Microsoft continues to encourage customers to follow the “Protect Your Computer” guidance of enabling a firewall, applying all software updates and installing anti-virus and anti-spyware software. Additional information can be found at Security at home.

Mitigating Factors:

Protected Mode in Internet Explorer 7 and Internet Explorer 8 in Windows Vista limits the impact of the vulnerability.

• By default, Internet Explorer on Windows Server 2003 and Windows Server 2008 runs in a restricted mode that is known as Enhanced Security Configuration. This mode sets the security level for the Internet zone to High. This is a mitigating factor for Web sites that you have not added to the Internet Explorer Trusted sites zone.

• An attacker who successfully exploited this vulnerability could gain the same user rights as the local user. Users whose accounts are configured to have fewer user rights on the system could be less affected than users who operate with administrative user rights.

• Currently known attacks cannot exploit this issue automatically through e-mail.

Source: Microsoft TechNet

December 12, 2008 Posted by | Advisories, Alerts, Friends, Malware, News, Recommended External Security Related Links, Vulnerabilities | , , , , , | Leave a comment

Microsoft Security Advisory (953818): Blended Threat from Combined Attack Using Apple’s Safari on the Windows Platform

Published by Microsoft: May 30, 2008

Microsoft is investigating new public reports of a blended threat that allows remote code execution on all supported versions of Windows XP and Windows Vista when Apple’s Safari for Windows has been installed. Safari is not installed with Windows XP or Windows Vista by default; it must be installed independently or through the Apple Software Update application. Customers running Safari on Windows should review this advisory.

At the present time, Microsoft is unaware of any attacks attempting to exploit this blended threat. Upon completion of this investigation, Microsoft will take the appropriate measures to protect our customers. This may include providing a solution through a service pack, the monthly update process, or an out-of-cycle security update, depending on customers needs.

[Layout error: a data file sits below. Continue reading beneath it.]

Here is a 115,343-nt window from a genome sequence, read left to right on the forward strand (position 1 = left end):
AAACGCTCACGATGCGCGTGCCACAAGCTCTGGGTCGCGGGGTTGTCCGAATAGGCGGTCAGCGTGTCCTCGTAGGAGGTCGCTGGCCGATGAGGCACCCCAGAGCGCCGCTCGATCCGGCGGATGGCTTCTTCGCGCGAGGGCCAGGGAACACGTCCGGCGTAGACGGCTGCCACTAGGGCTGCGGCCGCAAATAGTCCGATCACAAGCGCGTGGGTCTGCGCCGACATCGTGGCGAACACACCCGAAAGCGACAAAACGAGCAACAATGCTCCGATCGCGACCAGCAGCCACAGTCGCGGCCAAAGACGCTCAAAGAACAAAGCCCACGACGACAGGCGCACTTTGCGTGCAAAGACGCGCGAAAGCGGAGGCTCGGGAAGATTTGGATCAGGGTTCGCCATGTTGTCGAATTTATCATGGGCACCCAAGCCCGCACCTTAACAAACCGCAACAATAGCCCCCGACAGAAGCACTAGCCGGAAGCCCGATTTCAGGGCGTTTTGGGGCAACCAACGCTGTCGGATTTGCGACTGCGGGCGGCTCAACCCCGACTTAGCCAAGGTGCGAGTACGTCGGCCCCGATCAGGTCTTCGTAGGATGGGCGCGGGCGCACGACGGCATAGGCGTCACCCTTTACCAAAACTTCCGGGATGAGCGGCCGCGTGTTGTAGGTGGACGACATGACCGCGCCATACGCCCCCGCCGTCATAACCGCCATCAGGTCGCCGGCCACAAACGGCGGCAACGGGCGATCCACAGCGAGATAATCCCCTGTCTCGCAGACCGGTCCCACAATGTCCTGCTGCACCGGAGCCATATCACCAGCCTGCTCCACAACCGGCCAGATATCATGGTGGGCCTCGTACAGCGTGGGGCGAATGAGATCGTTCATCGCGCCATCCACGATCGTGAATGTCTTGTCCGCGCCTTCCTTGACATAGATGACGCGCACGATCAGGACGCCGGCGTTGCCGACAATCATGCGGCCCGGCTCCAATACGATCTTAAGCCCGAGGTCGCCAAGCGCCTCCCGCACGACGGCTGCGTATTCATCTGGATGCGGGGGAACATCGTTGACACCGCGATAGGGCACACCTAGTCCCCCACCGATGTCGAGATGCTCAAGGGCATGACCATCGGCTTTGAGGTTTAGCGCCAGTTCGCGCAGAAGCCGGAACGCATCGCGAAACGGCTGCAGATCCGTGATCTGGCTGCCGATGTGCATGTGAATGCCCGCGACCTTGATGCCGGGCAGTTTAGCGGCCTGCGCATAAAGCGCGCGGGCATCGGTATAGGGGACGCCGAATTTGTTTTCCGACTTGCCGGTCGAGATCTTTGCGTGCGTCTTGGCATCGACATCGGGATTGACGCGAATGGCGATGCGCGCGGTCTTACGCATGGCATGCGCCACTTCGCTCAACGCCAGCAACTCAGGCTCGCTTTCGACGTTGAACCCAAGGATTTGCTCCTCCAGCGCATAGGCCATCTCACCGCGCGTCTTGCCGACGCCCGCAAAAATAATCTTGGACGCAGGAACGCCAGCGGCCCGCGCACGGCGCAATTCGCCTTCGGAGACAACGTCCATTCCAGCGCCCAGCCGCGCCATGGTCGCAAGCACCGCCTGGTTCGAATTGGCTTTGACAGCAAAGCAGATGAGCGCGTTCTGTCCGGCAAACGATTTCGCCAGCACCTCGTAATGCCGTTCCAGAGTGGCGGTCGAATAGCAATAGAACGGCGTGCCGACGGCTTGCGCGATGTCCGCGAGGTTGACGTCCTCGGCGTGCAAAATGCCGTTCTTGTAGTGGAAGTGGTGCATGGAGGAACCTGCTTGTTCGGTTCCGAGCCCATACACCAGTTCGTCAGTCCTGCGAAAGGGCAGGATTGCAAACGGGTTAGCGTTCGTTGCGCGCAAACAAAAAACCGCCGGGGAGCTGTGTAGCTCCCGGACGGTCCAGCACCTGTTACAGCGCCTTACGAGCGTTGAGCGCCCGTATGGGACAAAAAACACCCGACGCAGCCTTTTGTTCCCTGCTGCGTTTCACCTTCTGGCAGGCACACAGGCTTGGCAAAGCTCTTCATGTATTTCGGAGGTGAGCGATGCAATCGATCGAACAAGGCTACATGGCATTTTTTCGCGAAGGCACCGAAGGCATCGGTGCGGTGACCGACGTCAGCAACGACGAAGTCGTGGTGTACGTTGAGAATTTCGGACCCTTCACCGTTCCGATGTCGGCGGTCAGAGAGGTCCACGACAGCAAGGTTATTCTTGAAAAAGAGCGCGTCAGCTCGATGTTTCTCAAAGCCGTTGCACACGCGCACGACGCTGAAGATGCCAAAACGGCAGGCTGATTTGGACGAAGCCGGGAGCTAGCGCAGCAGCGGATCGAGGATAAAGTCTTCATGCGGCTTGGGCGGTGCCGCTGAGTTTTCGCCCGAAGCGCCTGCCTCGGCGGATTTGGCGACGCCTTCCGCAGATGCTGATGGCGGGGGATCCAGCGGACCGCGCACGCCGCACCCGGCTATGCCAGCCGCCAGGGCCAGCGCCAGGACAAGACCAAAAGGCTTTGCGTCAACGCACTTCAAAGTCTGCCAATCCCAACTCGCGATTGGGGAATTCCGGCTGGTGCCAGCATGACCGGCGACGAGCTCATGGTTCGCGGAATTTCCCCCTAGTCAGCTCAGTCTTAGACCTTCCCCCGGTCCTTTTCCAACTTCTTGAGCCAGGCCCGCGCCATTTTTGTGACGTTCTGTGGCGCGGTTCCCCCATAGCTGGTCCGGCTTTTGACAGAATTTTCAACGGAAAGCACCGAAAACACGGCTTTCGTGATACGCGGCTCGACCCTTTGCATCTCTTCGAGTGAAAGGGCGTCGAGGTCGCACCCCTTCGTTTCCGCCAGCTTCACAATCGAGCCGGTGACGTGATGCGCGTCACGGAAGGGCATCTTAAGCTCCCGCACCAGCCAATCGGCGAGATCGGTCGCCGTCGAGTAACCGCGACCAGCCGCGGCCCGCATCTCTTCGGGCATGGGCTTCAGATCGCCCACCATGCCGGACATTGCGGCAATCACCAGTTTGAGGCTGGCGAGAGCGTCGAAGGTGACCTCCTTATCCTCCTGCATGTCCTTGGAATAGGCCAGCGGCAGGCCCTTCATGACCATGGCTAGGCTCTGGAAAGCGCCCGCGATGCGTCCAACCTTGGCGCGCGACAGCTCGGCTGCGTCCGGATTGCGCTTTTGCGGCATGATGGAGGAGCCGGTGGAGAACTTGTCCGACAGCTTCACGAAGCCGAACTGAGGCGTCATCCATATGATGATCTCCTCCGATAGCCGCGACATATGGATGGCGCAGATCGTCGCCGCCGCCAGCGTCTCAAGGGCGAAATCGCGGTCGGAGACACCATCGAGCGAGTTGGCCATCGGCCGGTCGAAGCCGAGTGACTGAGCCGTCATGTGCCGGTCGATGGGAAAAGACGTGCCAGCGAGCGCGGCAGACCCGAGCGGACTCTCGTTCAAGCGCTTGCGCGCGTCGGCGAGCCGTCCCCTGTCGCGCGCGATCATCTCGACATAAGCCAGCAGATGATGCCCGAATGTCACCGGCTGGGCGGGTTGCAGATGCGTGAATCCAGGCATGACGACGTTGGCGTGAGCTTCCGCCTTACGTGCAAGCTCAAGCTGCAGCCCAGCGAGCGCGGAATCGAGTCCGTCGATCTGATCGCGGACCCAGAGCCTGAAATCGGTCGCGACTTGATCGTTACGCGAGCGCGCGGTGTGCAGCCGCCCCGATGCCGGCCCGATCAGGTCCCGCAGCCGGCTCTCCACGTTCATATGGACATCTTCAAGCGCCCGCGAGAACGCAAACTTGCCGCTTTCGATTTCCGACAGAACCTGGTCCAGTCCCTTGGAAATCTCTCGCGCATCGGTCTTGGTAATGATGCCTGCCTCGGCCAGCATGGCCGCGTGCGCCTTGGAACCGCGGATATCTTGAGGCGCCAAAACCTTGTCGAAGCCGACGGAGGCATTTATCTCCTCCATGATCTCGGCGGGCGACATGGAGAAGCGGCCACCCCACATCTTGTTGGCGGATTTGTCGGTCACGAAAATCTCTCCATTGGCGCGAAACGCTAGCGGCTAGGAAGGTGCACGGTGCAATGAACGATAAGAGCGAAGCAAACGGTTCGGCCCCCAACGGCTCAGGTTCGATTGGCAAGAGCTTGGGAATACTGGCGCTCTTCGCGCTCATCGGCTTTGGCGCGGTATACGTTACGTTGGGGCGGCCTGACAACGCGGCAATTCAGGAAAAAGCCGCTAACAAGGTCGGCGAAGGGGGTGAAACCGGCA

Mitigating Factors:

• Customers who have changed the default location where Safari downloads content to the local drive are not affected by this blended threat.

More: Microsoft TechNet

Apple, please fix your homework in a proper and decent way asap!

Added: May 31, 2008

For reason of the information provided in the original advisory provided by Nitesh Dhanjani on May 15, 2008 this blended thread have to be considered as being Highly Critical.

Excerpt original advisory:

1. Safari Carpet Bomb. It is possible for a rogue website to litter the user’s Desktop (Windows) or Downloads directory (~/Downloads/ in OSX). This can happen because the Safari browser cannot be configured to obtain the user’s permission before it downloads a resource. Safari downloads the resource without the user’s consent and places it in a default location (unless changed).

2. Sandbox not Applied to Local Resources. This issue is more of a feature set request than a vulnerability. For example, Internet Explorer warns users when a local resource such as an HTML file attempts to invoke client side scripting. I feel this is an important security feature because of user expectations: even the most sophisticated users differentiate between the risk of clicking on an executable they have downloaded (risk perceived to be higher) to clicking on a HTML file they have downloaded (risk perceived to be lower).

3. [Undisclosed]. The third issue I reported to Apple is a high risk vulnerability in Safari that can be used to remotely steal local files from the user’s file system.

Remarkable and not  understandable: Apple let Nitesh Dhanjani know that they will fix only 1 of the issues he reported.

My advice: as long Apple haven’t fixed all the three issues mentioned in the original advisory, for security reasons don’t use Apple’s Safari (anymore).

May 31, 2008 Posted by | Advisories, Alerts, Downloads, Malware, News, Recommended External Security Related Links, Vulnerabilities | , , , , , , , , , , , , , , , , | Leave a comment